How Good Looks Can Guarantee Lifetime of Opportunity
Beauty is far more than skin
deep, according to a leading scientist.
Good looks can smooth the way
to a better education and well-paid job as well as getting the best out of
Attractive men and women reap
benefits from their appearances all through their lives, says psychologist Dr
Bonny babies get preferential
treatment over plain ones while teachers assume their most attractive pupils
are the smartest. In later life, police officers, judges and juries are more
lenient towards pretty women and handsome men.
Dr Etcoff, who works at
Harvard Medical School in the U.S., in her book "Survival of the Fittest:
The Science of Beauty" argues that beautiful people are "sprinkled
with Stardust right from the beginning".
Her studies showed both women
and men tended to be more helpful towards a pretty woman asking for help than a
plainer one. In one experiment, researchers left a coin in full view in a
telephone kiosk and waited for passers by to make a call.
The callers were then
approached by one of two actresses and asked if they had found a coin left
behind. The better looking woman got her coin back 87 per cent of the time. But
the plainer actress was less successful, scoring a 64 per cent return rate.
The two women later stood at
the roadside by a car with a flat tyre. The prettier one was far more likely to
be helped first, the study found.
Dr Etcoff shows mothers are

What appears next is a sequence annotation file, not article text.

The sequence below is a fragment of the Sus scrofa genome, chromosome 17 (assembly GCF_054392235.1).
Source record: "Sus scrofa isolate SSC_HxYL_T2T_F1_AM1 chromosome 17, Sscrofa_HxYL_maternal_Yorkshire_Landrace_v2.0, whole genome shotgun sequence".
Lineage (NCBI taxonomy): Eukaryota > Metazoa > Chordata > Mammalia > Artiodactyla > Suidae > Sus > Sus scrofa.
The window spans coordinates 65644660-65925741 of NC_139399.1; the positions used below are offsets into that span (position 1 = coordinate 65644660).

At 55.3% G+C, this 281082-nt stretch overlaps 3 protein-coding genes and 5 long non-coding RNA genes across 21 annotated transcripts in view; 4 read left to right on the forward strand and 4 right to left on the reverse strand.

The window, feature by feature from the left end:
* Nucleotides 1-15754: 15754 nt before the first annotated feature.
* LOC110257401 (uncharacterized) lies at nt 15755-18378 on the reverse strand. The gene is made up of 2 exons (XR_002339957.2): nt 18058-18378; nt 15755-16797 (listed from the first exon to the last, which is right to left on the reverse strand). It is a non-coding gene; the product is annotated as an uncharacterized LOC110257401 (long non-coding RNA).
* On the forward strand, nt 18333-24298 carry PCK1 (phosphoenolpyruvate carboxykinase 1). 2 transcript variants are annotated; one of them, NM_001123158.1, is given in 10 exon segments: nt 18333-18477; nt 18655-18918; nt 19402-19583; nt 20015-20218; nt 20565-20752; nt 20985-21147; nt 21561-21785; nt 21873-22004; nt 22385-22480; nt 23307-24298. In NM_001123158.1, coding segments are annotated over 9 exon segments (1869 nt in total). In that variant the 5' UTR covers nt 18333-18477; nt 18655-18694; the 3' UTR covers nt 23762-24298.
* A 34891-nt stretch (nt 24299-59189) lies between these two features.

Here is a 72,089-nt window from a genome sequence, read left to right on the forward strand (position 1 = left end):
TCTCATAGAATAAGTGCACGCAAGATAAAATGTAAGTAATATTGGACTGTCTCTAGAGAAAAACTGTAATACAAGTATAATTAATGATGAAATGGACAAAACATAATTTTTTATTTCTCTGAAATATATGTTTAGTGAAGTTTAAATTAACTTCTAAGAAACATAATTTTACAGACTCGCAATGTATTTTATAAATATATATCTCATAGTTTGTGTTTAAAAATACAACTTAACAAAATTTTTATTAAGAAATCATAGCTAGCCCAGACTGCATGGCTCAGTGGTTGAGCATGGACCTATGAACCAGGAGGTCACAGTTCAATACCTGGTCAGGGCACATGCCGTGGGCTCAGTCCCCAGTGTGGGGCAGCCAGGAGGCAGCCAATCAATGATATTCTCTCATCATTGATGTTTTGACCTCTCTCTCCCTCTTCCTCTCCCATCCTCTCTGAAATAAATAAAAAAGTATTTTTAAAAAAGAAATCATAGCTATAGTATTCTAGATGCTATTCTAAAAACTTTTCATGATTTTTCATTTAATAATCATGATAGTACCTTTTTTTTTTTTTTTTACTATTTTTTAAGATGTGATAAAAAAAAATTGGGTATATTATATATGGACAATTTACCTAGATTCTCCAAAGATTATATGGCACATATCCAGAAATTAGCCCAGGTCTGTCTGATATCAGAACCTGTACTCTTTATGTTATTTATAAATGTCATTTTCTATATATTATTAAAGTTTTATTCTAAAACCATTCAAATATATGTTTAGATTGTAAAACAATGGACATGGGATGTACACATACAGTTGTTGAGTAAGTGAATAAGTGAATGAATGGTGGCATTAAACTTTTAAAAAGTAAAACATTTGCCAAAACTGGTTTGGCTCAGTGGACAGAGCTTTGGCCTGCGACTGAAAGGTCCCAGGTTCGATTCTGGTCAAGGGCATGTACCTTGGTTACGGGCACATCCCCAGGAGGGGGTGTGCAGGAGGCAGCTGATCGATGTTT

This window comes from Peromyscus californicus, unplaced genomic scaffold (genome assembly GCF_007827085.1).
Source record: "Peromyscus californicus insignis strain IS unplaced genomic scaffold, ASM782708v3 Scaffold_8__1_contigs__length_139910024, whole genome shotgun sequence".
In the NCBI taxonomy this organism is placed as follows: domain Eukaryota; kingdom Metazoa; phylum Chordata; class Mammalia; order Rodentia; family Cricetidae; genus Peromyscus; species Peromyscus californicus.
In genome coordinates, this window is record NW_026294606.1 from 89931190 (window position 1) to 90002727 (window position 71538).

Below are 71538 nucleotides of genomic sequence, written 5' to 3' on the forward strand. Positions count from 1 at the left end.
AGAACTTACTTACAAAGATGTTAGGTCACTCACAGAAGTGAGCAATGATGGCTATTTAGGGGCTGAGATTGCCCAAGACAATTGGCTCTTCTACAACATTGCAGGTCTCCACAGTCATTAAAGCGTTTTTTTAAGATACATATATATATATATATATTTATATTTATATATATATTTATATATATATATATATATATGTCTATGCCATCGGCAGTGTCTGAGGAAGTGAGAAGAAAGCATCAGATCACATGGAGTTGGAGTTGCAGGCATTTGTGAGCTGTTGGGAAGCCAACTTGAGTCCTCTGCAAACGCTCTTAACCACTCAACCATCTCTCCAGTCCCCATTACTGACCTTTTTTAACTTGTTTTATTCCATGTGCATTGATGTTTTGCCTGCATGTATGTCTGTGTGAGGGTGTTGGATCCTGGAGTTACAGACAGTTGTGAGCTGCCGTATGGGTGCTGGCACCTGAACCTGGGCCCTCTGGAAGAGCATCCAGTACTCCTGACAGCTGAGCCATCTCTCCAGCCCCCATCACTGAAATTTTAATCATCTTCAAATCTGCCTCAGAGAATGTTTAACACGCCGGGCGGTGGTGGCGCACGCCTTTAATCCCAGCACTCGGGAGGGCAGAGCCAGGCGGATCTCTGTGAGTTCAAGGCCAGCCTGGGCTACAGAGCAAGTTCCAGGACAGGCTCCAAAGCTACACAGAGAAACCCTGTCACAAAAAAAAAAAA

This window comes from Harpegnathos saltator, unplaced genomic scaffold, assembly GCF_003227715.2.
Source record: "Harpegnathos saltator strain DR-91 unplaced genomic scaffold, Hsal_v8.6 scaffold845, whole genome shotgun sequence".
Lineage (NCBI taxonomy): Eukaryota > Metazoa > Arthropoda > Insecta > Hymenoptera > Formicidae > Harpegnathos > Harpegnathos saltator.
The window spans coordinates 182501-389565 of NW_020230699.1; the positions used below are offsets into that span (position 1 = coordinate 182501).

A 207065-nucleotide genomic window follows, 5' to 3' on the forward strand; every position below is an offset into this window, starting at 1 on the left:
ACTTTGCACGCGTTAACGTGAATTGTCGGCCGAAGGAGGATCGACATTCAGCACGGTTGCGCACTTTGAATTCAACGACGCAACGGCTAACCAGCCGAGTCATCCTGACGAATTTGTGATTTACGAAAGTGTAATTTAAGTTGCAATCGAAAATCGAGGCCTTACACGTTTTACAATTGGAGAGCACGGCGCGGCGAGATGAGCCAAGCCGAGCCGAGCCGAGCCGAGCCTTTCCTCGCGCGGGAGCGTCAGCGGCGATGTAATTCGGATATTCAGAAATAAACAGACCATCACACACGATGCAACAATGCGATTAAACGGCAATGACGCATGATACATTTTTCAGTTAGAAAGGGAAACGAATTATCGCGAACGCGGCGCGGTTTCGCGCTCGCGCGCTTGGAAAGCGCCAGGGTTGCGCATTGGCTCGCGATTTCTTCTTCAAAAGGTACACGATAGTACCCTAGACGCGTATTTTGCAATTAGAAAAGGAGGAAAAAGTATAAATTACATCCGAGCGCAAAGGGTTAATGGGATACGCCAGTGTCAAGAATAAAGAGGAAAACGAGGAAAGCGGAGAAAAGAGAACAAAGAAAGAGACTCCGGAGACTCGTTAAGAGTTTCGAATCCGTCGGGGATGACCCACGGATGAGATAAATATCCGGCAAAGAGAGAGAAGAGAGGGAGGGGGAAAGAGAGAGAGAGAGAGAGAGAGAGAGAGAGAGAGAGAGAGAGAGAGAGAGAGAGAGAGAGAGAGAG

more likely to talk and play with beautiful babies, while teachers expect good
looking pupils to be "smarter and more sociable".
Dr Etcoff said that while good
looks can make life easier, they do not guarantee happiness.
"Beautiful people are
perhaps a little bit happier," she said. "But not as much as we might
Although ideals vary between
generations and nationalities, Dr Etcoff believes the appreciation of human
beauty is "gene deep", rather than the result of cultural and social
pressures. Even three-month-old babies stare the longest at attractive people
when shown pictures, she said.
It suggests that we all come
into the world with these beauty detectors.
"The fascination with
beauty seems to ran very deep. Forty thousand years ago, people had red ochre
crayons and they were painting their faces. Today we have breast implants, hair
plugs and 24-hour mascara, but it's the same thing."
Her book also claims that
beauty ideals are not imposed on women by men. They are part of an evolutionary
process in which humans do whatever they can to advertise their fertility and
health to potential mates.
We use appearance to judge how
suitable a potential partner is, she said. Big eyes in women are linked to high
levels of the female hormone oestrogen, while a red flush on the face indicates
Research has shown that people
with symmetrical appearances are regarded as more attractive than those with
Symmetry has also been linked
to health and may be a sign of a long-living partner. There are even parallels
in the animal kingdom, according to Dr Etcoff. "In the animal world, they
do experiments where they lengthen the tail or make spots brighter and then
other animals are more attracted. For the rest, perhaps a nip and tuck."
One in three women under 40
have considered cosmetic surgery. Women from the South of England are more
likely to submit to the surgeons knife than those from elsewhere in the
country. Women in their twenties and early thirties are most likely to opt for
The survey of more than 1,200
women between 15 and 40 was carried out for the Lanark Centre, a London
cosmetic surgery clinic.
More than 50,000 patients had
cosmetic surgery in Britain in 1997. Ahmed Jawad, the centres chief surgeon,
said surgery had long been more popular in the U.S. but added: "Now
everyone wants to realise their full potential in terms of their features and
physique, so demand is rising."